Working with a Legend
Not everyone gets to work with an icon. And not everyone gets to work with a business icon who doesn’t act like one. I was a twenty-year-old fresh grad when I first met National Book Store’s matriarch Mrs. Socorro Ramos or “Nanay Coring” as we fondly call her. She was around 80 years old back then. I didn’t know what to expect from the founder of the country’s leading bookstore. I was pleasantly surprised to see a tall charming old lady who sauntered her way into our department, carrying with her a warm yet commanding presence.
During my first meeting with her, I knew that I wanted another grandmother. She was beyond nice and extraordinarily humble. She laughed heartily, even playfully nudging me once in a while during meetings. She had no pretentions, serving others first before serving herself. I remember that every time we had a meeting, merienda would be served. She would give the mamon or burger first to the rest of us, distributing it quickly before getting her share. Little did she know that small gestures like that leave a huge impact in the people she worked with.
I was introduced to her as the new girl in-charge of the books for Powerbooks branches. Like any granny, there were times when she remembered my name and there were times when she simply called me “the little girl.” She taught me the secrets of the trade—how to negotiate and how to always end up in a win-win deal. I learned by example, watching her talk to foreign publishers with respect coupled with her natural charm and spontaneity. Publishers gave into whatever she asked without much effort from her. She was every bit sincere and irresistible.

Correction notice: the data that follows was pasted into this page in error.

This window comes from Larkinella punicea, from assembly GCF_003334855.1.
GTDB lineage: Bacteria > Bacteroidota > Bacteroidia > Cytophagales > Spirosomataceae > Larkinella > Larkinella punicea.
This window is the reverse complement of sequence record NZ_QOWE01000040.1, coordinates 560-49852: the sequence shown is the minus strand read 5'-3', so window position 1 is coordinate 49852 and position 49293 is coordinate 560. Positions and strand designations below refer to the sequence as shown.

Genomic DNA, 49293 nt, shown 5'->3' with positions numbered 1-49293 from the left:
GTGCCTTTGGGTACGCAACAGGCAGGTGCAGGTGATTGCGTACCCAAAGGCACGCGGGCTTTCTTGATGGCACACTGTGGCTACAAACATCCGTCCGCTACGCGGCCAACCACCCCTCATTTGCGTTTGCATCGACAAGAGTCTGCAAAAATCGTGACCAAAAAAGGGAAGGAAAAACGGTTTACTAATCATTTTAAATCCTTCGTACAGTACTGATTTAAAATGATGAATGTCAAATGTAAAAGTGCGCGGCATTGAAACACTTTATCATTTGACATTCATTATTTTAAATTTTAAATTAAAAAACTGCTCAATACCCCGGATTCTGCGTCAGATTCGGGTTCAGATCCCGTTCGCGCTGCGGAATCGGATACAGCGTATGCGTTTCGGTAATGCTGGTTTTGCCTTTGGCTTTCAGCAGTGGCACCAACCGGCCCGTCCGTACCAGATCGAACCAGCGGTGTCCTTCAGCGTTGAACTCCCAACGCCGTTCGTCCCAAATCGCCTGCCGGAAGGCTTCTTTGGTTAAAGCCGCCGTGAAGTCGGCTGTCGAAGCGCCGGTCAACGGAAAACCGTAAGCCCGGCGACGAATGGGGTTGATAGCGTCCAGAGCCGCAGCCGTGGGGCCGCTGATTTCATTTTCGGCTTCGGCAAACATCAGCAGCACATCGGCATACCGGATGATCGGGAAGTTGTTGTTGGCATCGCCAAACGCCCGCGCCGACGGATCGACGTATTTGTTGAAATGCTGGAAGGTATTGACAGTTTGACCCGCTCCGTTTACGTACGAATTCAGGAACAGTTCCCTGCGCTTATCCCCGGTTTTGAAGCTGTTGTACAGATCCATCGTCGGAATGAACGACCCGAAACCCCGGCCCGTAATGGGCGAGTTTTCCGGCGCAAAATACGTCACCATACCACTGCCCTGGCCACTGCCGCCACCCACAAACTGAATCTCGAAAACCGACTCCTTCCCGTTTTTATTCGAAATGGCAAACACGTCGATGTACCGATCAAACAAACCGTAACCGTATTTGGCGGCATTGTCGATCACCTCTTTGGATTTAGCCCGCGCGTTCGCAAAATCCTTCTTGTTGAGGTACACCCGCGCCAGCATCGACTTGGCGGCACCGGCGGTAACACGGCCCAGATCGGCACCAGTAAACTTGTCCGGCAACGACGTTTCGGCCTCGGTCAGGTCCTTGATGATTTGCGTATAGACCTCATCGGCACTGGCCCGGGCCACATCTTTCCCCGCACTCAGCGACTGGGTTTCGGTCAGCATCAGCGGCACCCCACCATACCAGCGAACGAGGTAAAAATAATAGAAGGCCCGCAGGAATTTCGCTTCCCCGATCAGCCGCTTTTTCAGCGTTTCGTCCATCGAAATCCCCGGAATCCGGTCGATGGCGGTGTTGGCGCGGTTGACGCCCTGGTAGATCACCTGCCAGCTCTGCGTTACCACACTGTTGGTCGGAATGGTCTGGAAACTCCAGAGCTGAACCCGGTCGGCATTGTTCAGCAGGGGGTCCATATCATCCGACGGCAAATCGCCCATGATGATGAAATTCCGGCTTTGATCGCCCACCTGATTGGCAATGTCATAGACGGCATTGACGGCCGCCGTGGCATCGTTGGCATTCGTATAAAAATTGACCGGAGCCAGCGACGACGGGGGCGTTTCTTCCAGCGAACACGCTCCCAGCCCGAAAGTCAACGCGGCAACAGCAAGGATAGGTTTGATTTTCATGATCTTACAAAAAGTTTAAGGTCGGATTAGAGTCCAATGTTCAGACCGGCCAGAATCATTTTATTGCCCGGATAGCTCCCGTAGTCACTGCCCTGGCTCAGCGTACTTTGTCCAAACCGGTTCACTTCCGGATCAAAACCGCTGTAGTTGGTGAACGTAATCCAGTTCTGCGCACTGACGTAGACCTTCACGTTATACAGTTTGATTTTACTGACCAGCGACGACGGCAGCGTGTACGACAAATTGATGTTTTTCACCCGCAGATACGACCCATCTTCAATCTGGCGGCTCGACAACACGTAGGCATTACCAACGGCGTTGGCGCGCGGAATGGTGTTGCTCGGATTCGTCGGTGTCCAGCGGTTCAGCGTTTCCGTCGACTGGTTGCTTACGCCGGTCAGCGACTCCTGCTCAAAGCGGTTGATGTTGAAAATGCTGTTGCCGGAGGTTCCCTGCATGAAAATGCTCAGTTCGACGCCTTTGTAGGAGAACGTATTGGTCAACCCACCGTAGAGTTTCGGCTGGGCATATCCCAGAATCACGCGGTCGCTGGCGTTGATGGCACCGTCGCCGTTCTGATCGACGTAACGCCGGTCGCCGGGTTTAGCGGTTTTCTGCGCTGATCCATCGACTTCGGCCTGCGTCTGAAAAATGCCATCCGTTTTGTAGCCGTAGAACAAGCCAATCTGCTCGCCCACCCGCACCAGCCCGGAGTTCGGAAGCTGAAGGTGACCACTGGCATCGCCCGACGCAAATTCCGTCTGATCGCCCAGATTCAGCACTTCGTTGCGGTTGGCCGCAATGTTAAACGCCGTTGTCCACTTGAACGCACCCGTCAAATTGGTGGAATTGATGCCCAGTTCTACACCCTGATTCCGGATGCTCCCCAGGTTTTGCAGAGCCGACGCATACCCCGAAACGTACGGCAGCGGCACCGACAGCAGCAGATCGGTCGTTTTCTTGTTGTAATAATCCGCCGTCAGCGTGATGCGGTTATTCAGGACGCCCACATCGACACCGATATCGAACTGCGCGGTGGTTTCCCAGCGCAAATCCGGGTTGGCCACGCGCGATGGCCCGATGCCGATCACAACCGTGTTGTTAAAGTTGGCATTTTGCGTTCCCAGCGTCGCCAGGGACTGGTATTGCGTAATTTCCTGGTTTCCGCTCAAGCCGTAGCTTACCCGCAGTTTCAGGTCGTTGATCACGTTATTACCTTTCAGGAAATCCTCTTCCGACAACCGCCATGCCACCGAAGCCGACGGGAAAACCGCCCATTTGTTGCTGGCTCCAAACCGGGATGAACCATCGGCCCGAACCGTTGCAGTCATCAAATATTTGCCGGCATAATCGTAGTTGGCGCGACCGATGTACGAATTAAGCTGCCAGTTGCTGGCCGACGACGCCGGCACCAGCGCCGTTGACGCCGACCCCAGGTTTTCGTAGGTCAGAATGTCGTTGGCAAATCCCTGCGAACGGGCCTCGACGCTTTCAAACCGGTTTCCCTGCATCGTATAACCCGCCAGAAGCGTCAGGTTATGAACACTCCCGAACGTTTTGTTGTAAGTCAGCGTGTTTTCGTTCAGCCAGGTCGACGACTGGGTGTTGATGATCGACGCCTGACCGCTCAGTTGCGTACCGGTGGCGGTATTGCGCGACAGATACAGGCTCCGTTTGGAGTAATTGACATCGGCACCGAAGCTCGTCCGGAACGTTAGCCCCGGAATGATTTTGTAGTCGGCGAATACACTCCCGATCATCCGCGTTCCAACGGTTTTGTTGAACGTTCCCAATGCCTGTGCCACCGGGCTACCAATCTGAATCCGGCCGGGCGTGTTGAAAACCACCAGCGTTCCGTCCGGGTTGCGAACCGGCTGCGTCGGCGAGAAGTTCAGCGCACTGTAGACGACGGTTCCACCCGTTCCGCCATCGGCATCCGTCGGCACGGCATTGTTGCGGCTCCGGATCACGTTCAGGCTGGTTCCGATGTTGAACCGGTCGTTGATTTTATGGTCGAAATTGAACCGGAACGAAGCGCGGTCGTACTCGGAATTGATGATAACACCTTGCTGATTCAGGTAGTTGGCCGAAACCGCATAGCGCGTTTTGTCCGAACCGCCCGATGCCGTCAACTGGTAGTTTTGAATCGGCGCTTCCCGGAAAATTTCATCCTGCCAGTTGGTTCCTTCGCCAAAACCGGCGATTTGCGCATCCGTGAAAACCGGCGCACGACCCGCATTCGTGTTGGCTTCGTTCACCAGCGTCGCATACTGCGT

With every presentation, she showed genuine interest and asked questions. She was an engaging listener and communicator. She is naturally generous and thoughtful. She gave gifts to every visiting publisher and even noted their favorite food or fruit! I remember this one US publisher who loves our mangoes. Every time he visited, huge ripe mangoes would be served (much to my delight because I love mangoes, too! Haha!).
When I celebrated my 22nd birthday, I brought food for our department and gave her some. I didn’t know she was coming to the office that day but I was secretly happy that she did. It made my day extra special. Much to my surprise, she called me in the conference room, asked me to sit down, and gave me a gift! I will never forget that day. I wanted to hug her but I was too shy to do so. I guess my body language betrayed me and it prompted Nanay Coring to give me a beso and a hug. I never felt kilig in receiving a lola hug ever except from her!
One of my favorite moments with her involved listening to her stories from World War II (my own lovable granny will narrate war stories to me, too!). She would share how business was difficult, how she strived and thrived, and eventually became successful. Even though she would tell this story repeatedly, I never grew tired of it. Her animated eyes and gestures made each retelling new to me. I also enjoyed listening to her conversations with publishers as they recalled how they used to do business back in Rizal Avenue with their feet soaked in knee-deep flood.
I also witnessed some of the cute quirkiness of Nanay Coring. She had this penchant for repeatedly eating something that she recently liked. There was a time when she grew fond of coffee crumble ice cream. So for months, we had coffee crumble during our afternoon meetings. Then came bibingka and so it was bibingka bonanza for weeks! Then came Jollibee hamburger (not even cheeseburger just the plain one) which she found really delicious and we had it for weeks as well. I’m not sure if she still has these cravings up to now because I haven’t been in a meeting with her in a long while. Nonetheless, that was really cute of her to saturate herself with her newly discovered food until she grew tired of it.